Well, it’s a little from column A and a little from column B.  My personal choice for every day work is the Sage and Braker. It has all the advantages of a bore snake, with the usefulness of using regular bore brushes.  Toss the snake itself in the laundry when it gets dirty and change out the brushes as you need them, making it a truly universal bore snake solution.  I even like to soak the area just above the brush in solvents or oil to better distribute them through the bore and aid in cleaning as I pass the snake down the barrel.

Of course, it really also depends on what kind of gun you’re cleaning.  I own quite a few semi-auto pistols, and with these weapons, where you can insert the brush through the chamber end, I don’t really feel a need to get a bore snake.  Since I’m careful when cleaning, a regular cleaning rod is fine, and it’s generally a three-piece brass cleaning rod.  This is also my go-to cleaner when I buy used guns for the first time and want to really scrub the crap out of them.

Maybe I’m old fashioned, but I prefer a cleaning rod for a deep down scrubbing. It’s also the one I keep in my range bag, as it’s cheaper to lose a cheap cleaning rod than a nice bore snake, and I don’t feel bad about loaning it out and never getting it back. Plus, it’s good to have a spare.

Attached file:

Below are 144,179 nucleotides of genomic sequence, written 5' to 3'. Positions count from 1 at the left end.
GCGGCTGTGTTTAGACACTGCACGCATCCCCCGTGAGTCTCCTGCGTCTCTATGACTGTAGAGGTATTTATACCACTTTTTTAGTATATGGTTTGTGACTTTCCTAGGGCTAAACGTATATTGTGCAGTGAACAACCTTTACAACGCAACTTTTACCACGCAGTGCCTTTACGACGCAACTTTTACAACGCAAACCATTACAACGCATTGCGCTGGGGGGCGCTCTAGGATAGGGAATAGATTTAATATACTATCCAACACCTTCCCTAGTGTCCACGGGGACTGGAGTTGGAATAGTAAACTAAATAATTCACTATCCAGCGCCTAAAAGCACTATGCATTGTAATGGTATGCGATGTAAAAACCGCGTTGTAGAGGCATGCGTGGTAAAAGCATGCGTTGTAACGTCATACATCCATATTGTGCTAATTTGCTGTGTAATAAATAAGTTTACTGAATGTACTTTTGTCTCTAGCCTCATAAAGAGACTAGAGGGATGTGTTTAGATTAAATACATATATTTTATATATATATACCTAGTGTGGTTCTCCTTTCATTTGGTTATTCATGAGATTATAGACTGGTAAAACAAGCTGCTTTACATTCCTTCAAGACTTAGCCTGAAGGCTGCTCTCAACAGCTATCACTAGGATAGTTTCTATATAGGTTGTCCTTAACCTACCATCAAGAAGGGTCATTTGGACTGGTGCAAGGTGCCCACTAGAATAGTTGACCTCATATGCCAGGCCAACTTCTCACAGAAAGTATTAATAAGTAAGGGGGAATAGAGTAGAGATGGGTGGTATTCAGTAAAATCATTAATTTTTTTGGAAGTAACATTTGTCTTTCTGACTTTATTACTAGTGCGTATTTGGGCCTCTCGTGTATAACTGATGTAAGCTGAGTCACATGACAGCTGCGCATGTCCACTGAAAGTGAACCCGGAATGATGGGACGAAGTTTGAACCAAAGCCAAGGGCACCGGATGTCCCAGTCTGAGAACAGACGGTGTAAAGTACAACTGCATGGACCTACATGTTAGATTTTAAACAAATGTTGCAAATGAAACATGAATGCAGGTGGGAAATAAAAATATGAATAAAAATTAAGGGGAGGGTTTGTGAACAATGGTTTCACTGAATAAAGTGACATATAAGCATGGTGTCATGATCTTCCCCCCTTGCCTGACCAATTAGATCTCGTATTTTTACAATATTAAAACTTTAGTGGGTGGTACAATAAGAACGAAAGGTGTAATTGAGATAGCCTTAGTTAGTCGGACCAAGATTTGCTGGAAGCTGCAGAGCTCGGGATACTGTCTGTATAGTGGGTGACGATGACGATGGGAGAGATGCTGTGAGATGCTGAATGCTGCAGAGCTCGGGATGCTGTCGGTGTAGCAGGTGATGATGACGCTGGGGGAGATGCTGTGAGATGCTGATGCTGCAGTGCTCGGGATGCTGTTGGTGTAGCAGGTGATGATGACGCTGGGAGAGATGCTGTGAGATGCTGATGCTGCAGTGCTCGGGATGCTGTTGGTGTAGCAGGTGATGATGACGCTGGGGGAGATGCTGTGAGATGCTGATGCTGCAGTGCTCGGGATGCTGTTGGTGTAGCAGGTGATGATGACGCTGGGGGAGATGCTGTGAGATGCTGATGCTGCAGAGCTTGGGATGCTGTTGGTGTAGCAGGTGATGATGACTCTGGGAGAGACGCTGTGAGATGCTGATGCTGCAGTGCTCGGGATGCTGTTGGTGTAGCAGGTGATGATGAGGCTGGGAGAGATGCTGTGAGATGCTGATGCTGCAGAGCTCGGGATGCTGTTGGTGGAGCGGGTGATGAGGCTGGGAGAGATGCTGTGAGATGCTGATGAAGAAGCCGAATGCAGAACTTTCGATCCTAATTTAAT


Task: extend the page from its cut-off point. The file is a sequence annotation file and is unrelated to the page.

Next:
In the end?  A high end bore snake is probably the absolute best way to go if you can’t clean your gun from the chamber end, and if your gun is new and/or doesn’t need a thorough cleaning.  If you can clean from the chamber end and/or you gun is really dirty, then a single piece cleaning rod made of carbon fiber or coated polymer works fine.  Keeping bores clean is critical for accuracy and performance, and there is no reason to skimp on buying your primary cleaning tool.  Buy a good bore snake and a good cleaning rod, and you’ll be ready for anything.

  • Owner of, Boyd Smith is a major handgun enthusiast, and although he owns Glocks, he prefers the revolving wheel type. His go-to guns are a Smith & Wesson 642 Performance Center for carry and a Ruger GP100 in the nightstand biometric safe (he has kids). He loads both revolvers with old-school 148-grain Federal Gold Medal .38 wadcutters. It’s OK if you think he’s a wimp. Email him.